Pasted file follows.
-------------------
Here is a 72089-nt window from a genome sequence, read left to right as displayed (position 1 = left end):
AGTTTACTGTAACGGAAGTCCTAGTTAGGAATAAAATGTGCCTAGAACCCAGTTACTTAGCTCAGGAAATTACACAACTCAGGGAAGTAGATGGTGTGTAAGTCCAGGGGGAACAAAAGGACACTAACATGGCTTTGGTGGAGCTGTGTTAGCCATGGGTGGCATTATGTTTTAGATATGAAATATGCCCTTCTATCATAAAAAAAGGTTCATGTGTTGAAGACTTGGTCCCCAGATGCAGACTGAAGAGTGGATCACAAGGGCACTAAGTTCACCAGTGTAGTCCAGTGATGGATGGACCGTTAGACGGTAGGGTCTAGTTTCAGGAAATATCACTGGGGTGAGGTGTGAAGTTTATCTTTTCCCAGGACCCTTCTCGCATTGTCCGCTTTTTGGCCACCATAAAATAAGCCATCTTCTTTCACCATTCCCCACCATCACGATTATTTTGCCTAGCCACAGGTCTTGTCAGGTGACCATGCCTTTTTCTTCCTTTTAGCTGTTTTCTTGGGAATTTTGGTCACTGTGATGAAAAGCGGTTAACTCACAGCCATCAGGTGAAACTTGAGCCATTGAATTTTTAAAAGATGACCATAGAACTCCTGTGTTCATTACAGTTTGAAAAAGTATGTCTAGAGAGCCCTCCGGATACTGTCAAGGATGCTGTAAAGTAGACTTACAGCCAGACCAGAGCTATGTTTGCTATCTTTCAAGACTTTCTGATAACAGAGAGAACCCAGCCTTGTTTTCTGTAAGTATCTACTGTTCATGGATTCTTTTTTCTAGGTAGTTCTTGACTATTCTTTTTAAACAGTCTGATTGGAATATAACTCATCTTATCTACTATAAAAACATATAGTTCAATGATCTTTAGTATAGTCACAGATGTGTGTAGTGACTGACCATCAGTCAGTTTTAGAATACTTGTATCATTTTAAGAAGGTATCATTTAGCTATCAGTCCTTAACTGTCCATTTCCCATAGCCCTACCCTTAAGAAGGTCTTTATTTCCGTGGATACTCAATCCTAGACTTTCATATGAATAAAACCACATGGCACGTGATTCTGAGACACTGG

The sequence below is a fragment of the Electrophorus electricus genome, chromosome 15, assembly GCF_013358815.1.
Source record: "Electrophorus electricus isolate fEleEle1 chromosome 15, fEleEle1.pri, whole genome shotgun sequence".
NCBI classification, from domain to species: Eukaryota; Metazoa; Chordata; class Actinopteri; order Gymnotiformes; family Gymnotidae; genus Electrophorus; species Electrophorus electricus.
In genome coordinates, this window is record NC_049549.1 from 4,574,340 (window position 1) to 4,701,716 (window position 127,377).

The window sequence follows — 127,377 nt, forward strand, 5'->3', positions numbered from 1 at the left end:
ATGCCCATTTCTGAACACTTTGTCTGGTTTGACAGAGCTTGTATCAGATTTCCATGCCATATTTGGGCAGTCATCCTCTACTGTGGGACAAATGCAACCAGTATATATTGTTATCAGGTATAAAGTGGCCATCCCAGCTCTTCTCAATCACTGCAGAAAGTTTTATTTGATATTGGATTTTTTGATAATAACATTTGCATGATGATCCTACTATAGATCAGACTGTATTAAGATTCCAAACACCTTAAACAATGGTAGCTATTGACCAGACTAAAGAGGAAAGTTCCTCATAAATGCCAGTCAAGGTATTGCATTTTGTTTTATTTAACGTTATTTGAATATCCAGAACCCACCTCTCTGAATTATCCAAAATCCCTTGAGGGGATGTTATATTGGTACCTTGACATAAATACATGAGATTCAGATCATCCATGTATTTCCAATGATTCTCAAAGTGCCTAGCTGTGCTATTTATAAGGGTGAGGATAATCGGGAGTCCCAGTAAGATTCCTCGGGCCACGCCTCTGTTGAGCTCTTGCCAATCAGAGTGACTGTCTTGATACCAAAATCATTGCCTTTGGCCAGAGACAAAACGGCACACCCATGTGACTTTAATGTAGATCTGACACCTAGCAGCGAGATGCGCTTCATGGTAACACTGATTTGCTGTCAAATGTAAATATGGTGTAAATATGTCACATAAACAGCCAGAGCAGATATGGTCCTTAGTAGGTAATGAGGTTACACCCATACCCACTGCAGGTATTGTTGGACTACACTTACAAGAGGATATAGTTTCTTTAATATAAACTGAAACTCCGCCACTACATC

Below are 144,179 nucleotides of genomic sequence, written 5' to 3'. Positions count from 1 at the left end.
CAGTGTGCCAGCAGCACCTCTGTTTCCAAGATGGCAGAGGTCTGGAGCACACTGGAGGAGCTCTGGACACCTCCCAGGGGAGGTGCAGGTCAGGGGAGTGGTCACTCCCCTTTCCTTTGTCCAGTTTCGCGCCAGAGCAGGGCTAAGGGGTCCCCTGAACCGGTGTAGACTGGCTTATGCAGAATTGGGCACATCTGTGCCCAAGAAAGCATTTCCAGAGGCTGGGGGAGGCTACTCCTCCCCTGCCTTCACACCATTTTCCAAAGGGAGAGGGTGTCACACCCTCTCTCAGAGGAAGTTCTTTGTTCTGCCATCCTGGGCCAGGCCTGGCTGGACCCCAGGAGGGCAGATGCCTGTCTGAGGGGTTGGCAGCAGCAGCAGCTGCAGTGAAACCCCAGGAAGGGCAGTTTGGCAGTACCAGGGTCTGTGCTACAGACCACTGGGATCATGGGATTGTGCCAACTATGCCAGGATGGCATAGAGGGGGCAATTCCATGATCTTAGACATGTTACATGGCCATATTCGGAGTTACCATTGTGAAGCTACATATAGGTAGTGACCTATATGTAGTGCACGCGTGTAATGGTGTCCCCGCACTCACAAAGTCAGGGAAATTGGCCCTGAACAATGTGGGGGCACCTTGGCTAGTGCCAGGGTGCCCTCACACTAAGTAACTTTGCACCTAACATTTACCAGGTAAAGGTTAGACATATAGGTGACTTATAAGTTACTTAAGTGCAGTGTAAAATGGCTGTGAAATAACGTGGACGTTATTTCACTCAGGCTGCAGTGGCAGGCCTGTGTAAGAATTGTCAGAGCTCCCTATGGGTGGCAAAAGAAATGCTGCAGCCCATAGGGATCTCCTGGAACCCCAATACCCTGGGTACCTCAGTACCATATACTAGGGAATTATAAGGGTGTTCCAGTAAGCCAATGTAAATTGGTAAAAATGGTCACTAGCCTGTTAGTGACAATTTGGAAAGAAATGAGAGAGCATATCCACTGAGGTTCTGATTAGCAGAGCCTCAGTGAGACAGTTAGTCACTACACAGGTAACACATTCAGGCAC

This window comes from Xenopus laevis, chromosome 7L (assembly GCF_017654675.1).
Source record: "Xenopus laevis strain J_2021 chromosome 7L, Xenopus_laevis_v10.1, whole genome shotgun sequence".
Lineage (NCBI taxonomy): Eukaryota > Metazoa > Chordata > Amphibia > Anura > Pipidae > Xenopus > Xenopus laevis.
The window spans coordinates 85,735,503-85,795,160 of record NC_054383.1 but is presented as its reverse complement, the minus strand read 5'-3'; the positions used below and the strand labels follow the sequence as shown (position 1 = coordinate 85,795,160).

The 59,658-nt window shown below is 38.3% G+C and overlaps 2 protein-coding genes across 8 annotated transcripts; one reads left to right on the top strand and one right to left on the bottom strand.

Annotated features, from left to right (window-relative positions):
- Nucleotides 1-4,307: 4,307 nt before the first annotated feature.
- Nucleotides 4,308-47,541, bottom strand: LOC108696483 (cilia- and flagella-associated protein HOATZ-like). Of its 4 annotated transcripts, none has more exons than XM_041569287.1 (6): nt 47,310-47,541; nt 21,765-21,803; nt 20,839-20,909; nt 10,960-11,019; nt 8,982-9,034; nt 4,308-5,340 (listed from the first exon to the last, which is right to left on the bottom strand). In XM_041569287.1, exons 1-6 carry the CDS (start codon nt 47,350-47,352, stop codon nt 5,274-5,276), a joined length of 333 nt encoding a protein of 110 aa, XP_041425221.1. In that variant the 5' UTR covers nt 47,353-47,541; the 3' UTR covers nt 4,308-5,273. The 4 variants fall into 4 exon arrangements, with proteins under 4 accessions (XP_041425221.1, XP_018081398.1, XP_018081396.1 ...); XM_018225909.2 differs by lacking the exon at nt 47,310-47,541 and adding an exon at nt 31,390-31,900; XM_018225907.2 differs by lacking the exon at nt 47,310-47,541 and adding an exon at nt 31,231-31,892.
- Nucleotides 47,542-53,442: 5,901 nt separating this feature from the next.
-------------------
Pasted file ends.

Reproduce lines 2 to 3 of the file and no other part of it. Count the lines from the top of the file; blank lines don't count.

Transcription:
AGTTTACTGTAACGGAAGTCCTAGTTAGGAATAAAATGTGCCTAGAACCCAGTTACTTAGCTCAGGAAATTACACAACTCAGGGAAGTAGATGGTGTGTAAGTCCAGGGGGAACAAAAGGACACTAACATGGCTTTGGTGGAGCTGTGTTAGCCATGGGTGGCATTATGTTTTAGATATGAAATATGCCCTTCTATCATAAAAAAAGGTTCATGTGTTGAAGACTTGGTCCCCAGATGCAGACTGAAGAGTGGATCACAAGGGCACTAAGTTCACCAGTGTAGTCCAGTGATGGATGGACCGTTAGACGGTAGGGTCTAGTTTCAGGAAATATCACTGGGGTGAGGTGTGAAGTTTATCTTTTCCCAGGACCCTTCTCGCATTGTCCGCTTTTTGGCCACCATAAAATAAGCCATCTTCTTTCACCATTCCCCACCATCACGATTATTTTGCCTAGCCACAGGTCTTGTCAGGTGACCATGCCTTTTTCTTCCTTTTAGCTGTTTTCTTGGGAATTTTGGTCACTGTGATGAAAAGCGGTTAACTCACAGCCATCAGGTGAAACTTGAGCCATTGAATTTTTAAAAGATGACCATAGAACTCCTGTGTTCATTACAGTTTGAAAAAGTATGTCTAGAGAGCCCTCCGGATACTGTCAAGGATGCTGTAAAGTAGACTTACAGCCAGACCAGAGCTATGTTTGCTATCTTTCAAGACTTTCTGATAACAGAGAGAACCCAGCCTTGTTTTCTGTAAGTATCTACTGTTCATGGATTCTTTTTTCTAGGTAGTTCTTGACTATTCTTTTTAAACAGTCTGATTGGAATATAACTCATCTTATCTACTATAAAAACATATAGTTCAATGATCTTTAGTATAGTCACAGATGTGTGTAGTGACTGACCATCAGTCAGTTTTAGAATACTTGTATCATTTTAAGAAGGTATCATTTAGCTATCAGTCCTTAACTGTCCATTTCCCATAGCCCTACCCTTAAGAAGGTCTTTATTTCCGTGGATACTCAATCCTAGACTTTCATATGAATAAAACCACATGGCACGTGATTCTGAGACACTGG

The sequence below is a fragment of the Electrophorus electricus genome, chromosome 15, assembly GCF_013358815.1.